Subject: I have found a CD that I think you would enjoy
|Johann Pachelbel, Orlande de Lassus, Orlando Gibbons|
Brass In Berlin
Genres: Special Interest, Classical
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Two of the most amazing brass quintets in one.
classical-lover | California, USA | 07/12/2004
(5 out of 5 stars)
"This is by far the best fusion of two great brass sections ever recorded. This collection of 10-peice brass ensemble transcriptions combine the Canadian Brass and the brass section of the Berlin Philharmonic back in the eighties. Even if you're not crazy about Baroque/Renaissance counterpoint-style polychoral works, you wont even be thinking about the era the music is from. The Gabrielli selections demonstrate amazing interpretation, and the Albinoni Adagio is absolutely beautiful. The Pachelbel Cannon is the first track on the cd....and its the only arrangement of the cannon that I can still listen to. As overdone as the Cannon is today....(I saw a cd somewhere recently called "surfin' pachelbel" which really disturbed me....the cannon is so cheapened by people that think they can make money off of it)....this track will remind you how unique and beautiful it was originally intended to be. And Jesu, Joy of Man's Desiring is incredible... another seemingly cheapened composition is brought back to life in its original gorgeousness. The entire collection is relaxing and the musicianship is not to be compared with any other double brass quintet. You will not be disappointed."
Canadian and German Brasses Combine Forces Brilliantly!
James Yelvington | USA | 07/23/2008
(5 out of 5 stars)
"Although the Canadian Brass often appear in programs emphasizing the lighter, more entertaining aspects of music, they nonetheless play their instruments with a very high degree of skill, virtuosity, and refinement, and they play well together as a group, combining efforts to present excellent performances of whatever music they choose.
For this CD the Canadians focus on music of a loftier, more abstract--though no less delightful--character, and they call upon a matching quintet from the exalted ranks of the Berlin Philharmonic Orchestra to join them in special polychoral arrangements of some of the finest products of the Renaissance and Baroque periods. The twelve selections include a few items very popular with the general public, several favorites among brass music lovers, and a few less familiar pieces: a good set of choices calculated to please and to edify most any audience.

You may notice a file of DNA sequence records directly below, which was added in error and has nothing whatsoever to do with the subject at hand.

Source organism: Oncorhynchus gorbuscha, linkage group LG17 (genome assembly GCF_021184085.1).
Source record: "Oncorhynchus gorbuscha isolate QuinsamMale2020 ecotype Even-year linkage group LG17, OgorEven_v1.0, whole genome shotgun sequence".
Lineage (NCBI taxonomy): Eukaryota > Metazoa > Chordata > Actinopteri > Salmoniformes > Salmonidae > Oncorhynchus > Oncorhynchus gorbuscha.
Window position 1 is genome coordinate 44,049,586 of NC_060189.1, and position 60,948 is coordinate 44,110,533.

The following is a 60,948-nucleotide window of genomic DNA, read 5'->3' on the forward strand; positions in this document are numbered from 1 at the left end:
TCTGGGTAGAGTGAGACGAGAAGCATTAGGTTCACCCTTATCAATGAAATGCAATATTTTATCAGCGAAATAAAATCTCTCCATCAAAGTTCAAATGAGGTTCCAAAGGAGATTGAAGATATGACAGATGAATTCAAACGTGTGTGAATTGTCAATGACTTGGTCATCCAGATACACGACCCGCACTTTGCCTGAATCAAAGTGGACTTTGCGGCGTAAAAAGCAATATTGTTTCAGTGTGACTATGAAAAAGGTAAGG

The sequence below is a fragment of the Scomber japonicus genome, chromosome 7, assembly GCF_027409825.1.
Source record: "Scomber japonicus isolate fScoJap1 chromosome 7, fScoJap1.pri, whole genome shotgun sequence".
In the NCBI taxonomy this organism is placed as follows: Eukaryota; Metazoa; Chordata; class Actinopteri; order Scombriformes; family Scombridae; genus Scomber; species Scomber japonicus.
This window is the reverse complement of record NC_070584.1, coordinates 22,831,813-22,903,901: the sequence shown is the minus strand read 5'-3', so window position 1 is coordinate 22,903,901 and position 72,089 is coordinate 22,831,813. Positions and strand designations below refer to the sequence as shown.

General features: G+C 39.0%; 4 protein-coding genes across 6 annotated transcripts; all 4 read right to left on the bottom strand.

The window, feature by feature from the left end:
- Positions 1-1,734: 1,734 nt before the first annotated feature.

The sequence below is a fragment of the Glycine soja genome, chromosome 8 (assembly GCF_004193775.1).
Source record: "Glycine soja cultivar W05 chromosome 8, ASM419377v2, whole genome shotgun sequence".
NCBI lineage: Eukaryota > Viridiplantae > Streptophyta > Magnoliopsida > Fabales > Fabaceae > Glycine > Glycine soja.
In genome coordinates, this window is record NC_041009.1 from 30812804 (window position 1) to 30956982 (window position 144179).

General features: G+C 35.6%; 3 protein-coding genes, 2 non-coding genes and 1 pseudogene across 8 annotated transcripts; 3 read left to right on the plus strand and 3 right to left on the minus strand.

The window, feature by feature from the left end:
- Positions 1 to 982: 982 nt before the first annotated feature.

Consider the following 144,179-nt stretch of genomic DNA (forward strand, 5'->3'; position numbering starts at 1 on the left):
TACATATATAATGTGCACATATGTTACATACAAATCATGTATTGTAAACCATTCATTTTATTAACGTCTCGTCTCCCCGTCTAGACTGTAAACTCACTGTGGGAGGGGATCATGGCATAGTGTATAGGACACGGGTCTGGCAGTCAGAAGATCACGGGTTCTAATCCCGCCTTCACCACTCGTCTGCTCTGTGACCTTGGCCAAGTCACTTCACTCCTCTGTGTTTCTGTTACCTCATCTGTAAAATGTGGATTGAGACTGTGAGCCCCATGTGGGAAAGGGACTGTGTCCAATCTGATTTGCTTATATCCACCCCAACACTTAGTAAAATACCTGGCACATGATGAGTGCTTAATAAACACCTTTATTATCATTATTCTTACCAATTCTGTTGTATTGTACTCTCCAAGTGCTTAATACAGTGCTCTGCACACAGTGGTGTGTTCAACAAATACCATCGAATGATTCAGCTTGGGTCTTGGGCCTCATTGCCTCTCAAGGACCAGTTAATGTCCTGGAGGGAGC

Into the first category fall the Pachelbel "Canon", the J.S. Bach "Jesu, Joy of Man's Desiring," and the so-called Albinoni "Adagio." The second group features 4 Gabrieli pieces and one Palestrina piece. Among the less familiar items are Orlando di Lasso's "Echo Song," Orlando Gibbons' "In Nomine," the opening movement of a Bach motet, and the "Magnificat" by none other than Johann Pachelbel's scarcely known but clearly talented son, Charles Theodore.
For the recording CBS utilized a custom-modified SONY digital recorder to capture optimally the sound of the illustrious group performing in the Jesus Christus Kirche (Jesus Christ Church) in Dahlem, West Berlin, in 1984 (before the unification of Germany). Though the brief liner notes don't mention such things, I'd wager that each player does his best to make a favorable impression upon his peer in the other group. Be that the case or not, the fact is that all the performances are truly excellent, aided by very favorable church acoustics. The sheer sonic delight of ten master players joining to produce the sizzling, brilliant tissue of sound characteristic of the finest brass ensemble music is perhaps the greatest attraction here. But the music itself, aside from its immediate sensuousness, is as enjoyable and uplifting anyone could wish: both interpretations and performances leave little room for dissatisfaction. If you understand and enjoy brass ensemble music of these eras, you are virtually guaranteed to be thrilled by this CD!